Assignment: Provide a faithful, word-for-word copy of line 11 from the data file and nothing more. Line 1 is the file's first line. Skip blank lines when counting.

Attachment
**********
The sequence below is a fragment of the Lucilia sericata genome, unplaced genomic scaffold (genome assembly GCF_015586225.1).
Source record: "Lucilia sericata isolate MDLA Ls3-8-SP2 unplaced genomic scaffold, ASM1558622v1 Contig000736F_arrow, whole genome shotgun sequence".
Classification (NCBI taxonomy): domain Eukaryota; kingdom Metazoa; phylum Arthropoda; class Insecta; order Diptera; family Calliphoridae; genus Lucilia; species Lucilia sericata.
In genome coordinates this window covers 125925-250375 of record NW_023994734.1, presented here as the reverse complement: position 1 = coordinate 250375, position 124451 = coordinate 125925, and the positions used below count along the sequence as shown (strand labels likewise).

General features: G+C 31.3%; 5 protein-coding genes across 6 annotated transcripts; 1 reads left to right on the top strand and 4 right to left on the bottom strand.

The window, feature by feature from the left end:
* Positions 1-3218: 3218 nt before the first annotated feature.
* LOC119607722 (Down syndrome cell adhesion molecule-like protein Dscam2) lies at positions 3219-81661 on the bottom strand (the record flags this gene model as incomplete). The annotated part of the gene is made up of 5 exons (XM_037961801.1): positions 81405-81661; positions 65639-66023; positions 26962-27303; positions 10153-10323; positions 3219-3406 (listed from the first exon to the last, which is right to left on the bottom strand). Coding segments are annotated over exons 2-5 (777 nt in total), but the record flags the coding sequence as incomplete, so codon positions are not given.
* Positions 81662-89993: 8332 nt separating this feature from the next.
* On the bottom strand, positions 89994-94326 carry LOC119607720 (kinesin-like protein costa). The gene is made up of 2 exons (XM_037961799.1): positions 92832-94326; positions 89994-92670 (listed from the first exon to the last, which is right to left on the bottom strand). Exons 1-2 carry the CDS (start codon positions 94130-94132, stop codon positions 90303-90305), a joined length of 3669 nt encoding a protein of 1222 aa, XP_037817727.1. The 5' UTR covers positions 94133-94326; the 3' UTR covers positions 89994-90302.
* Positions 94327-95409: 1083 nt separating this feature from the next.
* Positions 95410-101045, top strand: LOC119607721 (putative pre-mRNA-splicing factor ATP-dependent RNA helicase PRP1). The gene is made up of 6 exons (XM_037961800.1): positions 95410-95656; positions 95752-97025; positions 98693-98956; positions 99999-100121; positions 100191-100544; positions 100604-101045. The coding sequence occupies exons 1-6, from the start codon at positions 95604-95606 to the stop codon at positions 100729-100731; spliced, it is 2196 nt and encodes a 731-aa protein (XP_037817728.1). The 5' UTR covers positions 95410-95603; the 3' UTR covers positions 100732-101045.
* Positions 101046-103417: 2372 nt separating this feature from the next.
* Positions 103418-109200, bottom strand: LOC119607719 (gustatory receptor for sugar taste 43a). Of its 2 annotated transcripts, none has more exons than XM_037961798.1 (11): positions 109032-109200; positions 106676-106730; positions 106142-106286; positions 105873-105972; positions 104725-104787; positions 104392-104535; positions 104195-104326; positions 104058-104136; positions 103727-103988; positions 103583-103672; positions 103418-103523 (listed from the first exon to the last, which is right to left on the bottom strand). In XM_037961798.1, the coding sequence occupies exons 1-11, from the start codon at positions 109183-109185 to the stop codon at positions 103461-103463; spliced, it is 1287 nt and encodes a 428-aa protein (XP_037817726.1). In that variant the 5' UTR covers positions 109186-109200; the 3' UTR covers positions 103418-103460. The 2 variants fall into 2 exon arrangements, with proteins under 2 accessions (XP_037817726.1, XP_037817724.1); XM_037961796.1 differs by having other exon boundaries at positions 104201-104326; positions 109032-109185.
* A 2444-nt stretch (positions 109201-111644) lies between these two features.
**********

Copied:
* Positions 94327-95409: 1083 nt separating this feature from the next.